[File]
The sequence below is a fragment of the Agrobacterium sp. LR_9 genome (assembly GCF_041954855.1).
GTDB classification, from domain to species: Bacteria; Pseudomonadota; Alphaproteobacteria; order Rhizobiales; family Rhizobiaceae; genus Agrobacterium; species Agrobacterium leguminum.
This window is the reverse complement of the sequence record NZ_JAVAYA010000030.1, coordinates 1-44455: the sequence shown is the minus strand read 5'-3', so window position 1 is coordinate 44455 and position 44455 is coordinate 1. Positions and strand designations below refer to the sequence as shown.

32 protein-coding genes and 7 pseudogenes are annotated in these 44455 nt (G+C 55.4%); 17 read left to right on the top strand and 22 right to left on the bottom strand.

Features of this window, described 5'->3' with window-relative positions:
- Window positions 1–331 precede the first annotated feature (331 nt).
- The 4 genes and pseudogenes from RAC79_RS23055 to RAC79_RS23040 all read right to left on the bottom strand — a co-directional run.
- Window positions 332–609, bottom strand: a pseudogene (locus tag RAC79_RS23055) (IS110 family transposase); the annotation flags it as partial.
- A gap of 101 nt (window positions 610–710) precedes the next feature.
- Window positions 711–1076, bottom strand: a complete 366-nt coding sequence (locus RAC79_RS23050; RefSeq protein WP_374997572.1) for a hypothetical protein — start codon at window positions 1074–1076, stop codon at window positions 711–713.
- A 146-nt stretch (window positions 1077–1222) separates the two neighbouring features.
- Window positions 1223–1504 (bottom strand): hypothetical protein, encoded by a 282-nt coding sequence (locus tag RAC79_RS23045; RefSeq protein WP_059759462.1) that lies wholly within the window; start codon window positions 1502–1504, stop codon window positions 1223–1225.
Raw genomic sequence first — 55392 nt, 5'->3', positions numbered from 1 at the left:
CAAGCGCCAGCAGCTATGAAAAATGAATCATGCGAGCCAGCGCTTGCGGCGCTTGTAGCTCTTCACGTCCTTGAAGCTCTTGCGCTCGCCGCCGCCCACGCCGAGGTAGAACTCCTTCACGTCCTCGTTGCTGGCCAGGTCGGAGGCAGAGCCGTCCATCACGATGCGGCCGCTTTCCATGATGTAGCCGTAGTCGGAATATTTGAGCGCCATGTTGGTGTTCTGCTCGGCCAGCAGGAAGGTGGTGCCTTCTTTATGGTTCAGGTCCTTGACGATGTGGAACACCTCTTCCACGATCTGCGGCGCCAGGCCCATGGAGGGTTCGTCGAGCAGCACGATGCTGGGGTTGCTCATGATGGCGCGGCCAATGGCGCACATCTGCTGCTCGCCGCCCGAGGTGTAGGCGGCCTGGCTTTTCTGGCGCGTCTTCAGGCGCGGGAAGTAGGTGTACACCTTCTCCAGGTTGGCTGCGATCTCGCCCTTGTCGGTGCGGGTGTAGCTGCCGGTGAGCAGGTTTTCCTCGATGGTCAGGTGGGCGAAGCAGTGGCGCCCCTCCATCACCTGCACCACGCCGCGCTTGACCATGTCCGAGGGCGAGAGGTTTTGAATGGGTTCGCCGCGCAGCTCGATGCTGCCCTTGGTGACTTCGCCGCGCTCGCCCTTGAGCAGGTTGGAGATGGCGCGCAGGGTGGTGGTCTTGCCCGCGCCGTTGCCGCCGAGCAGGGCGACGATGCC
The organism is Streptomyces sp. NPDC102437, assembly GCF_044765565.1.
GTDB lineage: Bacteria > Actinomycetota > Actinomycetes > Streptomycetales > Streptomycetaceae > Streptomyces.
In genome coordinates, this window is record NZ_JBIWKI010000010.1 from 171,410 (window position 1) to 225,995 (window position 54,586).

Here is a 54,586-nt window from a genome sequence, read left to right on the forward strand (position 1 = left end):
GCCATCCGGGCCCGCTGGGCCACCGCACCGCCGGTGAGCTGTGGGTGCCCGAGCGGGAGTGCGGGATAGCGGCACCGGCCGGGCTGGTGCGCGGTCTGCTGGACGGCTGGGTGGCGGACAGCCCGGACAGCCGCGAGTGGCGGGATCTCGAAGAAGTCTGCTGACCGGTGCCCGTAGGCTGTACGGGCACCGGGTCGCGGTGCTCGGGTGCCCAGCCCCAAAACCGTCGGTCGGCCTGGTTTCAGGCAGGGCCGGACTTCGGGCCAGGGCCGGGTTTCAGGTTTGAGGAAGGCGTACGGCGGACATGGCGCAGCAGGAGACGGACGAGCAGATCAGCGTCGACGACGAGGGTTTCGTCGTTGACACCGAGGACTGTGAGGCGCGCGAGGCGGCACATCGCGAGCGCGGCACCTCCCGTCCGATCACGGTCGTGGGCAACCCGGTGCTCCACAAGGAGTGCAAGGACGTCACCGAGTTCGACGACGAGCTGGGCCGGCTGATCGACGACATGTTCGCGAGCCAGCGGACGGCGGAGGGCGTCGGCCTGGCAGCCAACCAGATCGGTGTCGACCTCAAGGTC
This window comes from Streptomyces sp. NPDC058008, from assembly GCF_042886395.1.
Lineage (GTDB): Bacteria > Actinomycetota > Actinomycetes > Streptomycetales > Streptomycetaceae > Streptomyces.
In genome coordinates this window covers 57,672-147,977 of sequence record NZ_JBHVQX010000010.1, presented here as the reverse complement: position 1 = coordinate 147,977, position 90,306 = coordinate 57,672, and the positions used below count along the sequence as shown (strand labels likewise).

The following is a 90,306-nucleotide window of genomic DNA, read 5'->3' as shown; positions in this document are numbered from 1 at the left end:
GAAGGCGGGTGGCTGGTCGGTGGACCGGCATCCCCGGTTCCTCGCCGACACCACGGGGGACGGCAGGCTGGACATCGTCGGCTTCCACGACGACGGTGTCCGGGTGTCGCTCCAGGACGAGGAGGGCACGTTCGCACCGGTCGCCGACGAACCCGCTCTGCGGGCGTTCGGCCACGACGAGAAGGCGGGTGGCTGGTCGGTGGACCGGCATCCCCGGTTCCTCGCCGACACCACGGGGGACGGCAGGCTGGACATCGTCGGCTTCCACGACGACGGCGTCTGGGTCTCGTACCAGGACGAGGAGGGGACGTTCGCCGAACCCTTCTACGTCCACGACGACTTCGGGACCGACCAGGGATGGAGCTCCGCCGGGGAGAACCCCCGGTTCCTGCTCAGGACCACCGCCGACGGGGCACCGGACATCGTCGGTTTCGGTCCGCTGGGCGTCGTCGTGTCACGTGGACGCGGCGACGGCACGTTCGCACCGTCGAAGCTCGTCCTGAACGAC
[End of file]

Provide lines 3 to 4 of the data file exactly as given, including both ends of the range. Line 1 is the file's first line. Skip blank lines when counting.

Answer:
This window is the reverse complement of the sequence record NZ_JAVAYA010000030.1, coordinates 1-44455: the sequence shown is the minus strand read 5'-3', so window position 1 is coordinate 44455 and position 44455 is coordinate 1. Positions and strand designations below refer to the sequence as shown.

32 protein-coding genes and 7 pseudogenes are annotated in these 44455 nt (G+C 55.4%); 17 read left to right on the top strand and 22 right to left on the bottom strand.